The notion of the Trinity is often credited to the Council of Nicea, and thus to Athanasius and his crew. And while the Nicean creed and the theology of Athanasius comes close to the Trinity, it was until three outstanding theologians in eastern Turkey that the concept of the Trinity reached maturity; it would take later theologians to develop the idea completely in the West. Basil, Bishop of Caesarea, his younger brother Gregory, Bishop of Nyssa, and their friend Gregory of Nazianzus created the Trinitiarian notion that satisfied the Eastern Church. These were spiritual men who, like the Buddha, thought some questions were inappropriate because they refered to realities beyond the reach of language. The Trinity was for these men, and the same became true in the West if I recall, an introspective technique of contemplation.
This explanation relies exclusively on Karen Armstrong's A History of God
. Given the preponderance of theological questions on the forum today, I recommend this book. Seriously, go get it, read it.
Axis Austin wrote:
The statement that the trinity isn't suppose to be logically coherent seems to take the same view as that expressed above. Good Christians trying to understand the notion of the Trinity should (and I am) seek logical consistency.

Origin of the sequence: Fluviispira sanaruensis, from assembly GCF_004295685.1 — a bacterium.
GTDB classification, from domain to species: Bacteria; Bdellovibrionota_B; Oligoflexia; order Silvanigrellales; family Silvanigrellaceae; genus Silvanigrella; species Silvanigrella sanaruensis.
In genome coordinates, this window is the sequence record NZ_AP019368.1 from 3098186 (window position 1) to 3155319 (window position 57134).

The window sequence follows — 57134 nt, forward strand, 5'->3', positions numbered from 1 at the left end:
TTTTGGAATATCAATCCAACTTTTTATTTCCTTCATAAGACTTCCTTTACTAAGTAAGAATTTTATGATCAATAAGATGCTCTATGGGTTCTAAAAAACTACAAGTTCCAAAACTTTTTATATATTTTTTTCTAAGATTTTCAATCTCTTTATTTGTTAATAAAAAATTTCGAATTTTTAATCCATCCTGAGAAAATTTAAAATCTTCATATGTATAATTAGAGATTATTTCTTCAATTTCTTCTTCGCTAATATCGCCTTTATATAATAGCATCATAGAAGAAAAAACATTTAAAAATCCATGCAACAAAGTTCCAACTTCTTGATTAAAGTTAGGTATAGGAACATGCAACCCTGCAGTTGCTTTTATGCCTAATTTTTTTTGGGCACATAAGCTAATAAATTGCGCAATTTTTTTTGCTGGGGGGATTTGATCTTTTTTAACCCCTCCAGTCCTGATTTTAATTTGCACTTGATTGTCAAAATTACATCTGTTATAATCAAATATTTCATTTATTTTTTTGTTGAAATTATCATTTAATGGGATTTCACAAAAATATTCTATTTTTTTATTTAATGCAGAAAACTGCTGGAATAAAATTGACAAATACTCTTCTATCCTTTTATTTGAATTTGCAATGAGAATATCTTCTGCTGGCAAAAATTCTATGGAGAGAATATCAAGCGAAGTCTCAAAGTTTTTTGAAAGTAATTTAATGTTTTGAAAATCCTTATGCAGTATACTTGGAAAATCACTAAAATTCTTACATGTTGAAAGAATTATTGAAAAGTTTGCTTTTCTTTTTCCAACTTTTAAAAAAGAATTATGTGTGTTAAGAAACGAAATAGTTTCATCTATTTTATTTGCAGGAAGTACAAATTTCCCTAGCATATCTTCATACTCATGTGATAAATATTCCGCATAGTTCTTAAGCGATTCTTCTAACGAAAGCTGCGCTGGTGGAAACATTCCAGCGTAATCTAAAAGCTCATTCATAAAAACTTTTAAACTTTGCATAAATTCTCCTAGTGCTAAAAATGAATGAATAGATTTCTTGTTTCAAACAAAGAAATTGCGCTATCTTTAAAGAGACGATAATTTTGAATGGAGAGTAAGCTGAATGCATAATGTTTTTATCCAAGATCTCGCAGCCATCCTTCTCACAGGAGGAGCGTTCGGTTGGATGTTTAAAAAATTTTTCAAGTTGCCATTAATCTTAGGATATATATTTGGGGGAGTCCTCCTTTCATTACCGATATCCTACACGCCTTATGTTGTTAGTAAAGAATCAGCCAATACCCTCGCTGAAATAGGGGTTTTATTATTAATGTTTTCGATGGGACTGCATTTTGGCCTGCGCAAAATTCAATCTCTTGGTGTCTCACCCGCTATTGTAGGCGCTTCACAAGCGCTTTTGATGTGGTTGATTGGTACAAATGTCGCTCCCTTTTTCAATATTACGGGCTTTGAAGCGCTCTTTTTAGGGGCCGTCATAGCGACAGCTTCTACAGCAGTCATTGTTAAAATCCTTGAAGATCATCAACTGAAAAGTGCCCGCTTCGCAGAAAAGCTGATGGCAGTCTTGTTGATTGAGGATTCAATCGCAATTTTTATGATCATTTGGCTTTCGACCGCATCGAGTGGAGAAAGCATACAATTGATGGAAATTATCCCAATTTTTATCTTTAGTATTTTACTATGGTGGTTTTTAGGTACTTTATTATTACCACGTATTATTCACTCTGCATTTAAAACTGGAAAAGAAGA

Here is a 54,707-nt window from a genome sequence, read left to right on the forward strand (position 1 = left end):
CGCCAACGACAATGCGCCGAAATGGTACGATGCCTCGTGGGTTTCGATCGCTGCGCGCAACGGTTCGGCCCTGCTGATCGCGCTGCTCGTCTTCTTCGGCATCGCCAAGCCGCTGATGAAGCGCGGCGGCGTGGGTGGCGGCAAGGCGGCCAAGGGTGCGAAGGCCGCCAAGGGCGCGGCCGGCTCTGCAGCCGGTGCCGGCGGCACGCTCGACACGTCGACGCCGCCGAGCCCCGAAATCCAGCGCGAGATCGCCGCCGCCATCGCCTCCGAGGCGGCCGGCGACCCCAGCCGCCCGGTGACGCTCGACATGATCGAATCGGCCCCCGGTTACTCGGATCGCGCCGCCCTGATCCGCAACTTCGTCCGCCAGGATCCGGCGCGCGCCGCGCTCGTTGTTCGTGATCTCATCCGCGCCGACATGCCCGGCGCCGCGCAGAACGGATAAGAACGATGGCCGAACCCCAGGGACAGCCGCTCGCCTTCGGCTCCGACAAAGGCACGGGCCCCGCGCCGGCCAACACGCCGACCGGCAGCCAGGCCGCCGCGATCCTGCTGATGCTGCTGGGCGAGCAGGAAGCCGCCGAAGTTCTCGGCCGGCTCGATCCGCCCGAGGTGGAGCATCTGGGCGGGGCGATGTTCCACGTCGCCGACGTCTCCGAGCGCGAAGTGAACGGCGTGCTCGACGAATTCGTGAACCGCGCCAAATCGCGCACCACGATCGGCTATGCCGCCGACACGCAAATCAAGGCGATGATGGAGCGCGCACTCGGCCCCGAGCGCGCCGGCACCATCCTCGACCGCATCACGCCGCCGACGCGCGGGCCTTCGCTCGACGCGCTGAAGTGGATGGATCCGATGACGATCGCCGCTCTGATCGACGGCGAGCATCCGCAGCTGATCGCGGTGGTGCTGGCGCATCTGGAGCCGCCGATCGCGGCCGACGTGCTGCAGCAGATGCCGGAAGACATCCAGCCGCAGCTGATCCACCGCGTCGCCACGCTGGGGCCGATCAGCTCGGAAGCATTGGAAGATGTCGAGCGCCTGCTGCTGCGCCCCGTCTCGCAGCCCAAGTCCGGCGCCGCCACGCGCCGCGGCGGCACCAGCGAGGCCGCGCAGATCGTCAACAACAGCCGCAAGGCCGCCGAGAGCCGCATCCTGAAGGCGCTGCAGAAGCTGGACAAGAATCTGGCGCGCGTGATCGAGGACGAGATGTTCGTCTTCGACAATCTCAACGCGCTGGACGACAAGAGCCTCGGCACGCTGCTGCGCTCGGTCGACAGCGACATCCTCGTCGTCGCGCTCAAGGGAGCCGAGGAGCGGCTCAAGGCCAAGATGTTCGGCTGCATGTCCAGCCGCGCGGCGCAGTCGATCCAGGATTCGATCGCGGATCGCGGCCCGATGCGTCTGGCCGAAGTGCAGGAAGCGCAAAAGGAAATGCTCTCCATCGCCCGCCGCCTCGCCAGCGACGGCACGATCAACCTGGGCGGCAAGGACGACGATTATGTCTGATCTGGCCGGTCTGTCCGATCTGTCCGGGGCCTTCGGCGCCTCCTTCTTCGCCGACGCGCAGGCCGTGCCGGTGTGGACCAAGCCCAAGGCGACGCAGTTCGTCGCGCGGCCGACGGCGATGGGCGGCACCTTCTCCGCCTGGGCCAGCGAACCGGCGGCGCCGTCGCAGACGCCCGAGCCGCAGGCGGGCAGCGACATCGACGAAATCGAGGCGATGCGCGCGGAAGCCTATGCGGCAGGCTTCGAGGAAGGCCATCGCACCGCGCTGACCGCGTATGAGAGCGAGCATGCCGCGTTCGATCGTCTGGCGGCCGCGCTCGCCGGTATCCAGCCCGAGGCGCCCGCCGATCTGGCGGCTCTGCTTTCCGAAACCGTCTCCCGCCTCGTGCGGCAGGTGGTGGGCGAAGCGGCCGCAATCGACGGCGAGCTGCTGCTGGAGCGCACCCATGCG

No, good Christians seek to live a Christlike life. Understanding the notion of the Trinity is supposed to be a contemplative, introspective struggle: it's a spiritual practice, and certainly not an easy one. The Trinity is an explantion of God, and as God is beyond language, logical consistency is irrelevant; forcing logical consistency upon notions of God, like the Trinity, is also dangerous. If you need logical consistency in your notion of God, leave Christianity behind and convert to Aristotleanism.
Axis Austin wrote:
As for the origins of the Trinity, that is irrelevant (though interesting). Wherever it came from, Christians hold to it and I want to get a better understanding of it.
But in understanding th notion, the origins of the concept is important. If we seek to understand without first knowing the history all we have really done is invent a new notion which we call "Trinity".
Btw the bible does not use the word trinity, as it is a later development, but describes the three persons of the trinity, and all are defied.
The Bible doesn't use the word "monotheism", either.
Though, I'm not sure we can say that the Trinity is entirely a later development: in the Gospel of Thomas, there is a passage in which blaspheming the Father, Son and Holy Ghost is mentioned. Granted, that's not a Biblical reference, but it is a scriptural reference from the same time as the New Testament, and in the case of some of the texts of the New Testament, it is a reference that predates the New Testament.